What’s the Best Van For Moving House?
What’s the Best Van For a Household Removal Company/DIY Home Removal?
Welcome to the first in Westwood Motor Group’s ‘Best Van’ series. In this series of posts, we’ll show you how to choose the right van for the task and get the best van.
In this post, we’ll be looking at the best type of van for removal companies – or the best one to rent to move house yourself.
When you’re doing a house removal, what’s the kind and quality of the load? Unusual, is probably the best answer. You know you’re probably going to be moving a sofa and some chairs, plus a table or two, but is the rest of the house in boxes? Is there lawn furniture? Carpets? Your clients organs in glass jars? You just don’t know what you’ll find when you help someone move house.
The items you need to put into your van are likely heavy, oddly shaped, and you’ll probably need to fit a bunch of boxes around the weird stuff. You might be only be driving into the next town, but you might also be driving the length or breadth of the country.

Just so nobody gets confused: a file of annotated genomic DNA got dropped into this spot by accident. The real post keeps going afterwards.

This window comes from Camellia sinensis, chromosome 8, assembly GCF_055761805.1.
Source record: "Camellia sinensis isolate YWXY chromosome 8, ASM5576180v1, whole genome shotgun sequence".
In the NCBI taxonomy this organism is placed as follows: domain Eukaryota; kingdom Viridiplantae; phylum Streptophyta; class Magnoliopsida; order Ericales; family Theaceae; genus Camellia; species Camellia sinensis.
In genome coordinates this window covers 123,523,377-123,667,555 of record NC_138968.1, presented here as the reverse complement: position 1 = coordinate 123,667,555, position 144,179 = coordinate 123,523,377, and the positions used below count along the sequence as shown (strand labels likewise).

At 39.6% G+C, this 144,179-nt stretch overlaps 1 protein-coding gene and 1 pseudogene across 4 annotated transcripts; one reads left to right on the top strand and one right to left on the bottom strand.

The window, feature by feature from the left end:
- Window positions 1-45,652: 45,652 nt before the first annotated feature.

So what kind of van does all that?
The answer to this questions is simple: The best van for house removal is a Luton. Hands down.
A Luton van has extra space which extends over the front of the cab, creating more storage space. The rounded outside of this feature also makes it very aerodynamic and reducing air drag, making it easier to drive in less than pleasant weather.
There is a ton of space inside a Luton, and the characteristic kick over the cab allows you extra room for long carpets, light fittings, or boxes full of antique toasters.
Luton often come with tail lifts, meaning you can lift large or heavy items like sofas or cupboards with no fuss, danger or hassle.
Despite all the space, Lutons are very lightweight making them a dream to drive.
In short, for large loads, uncommon loads, and long driving distances, the Luton wins, making it a perfect van for removal companies.
Want to hire or buy a Luton? Call our sales or rental office today!
Trivia: They’re called a Luton after the town in which the Bedford plant was located. Their design comes from a particular load they were created to carry – the high volume, low weight of thousands of straw hats.
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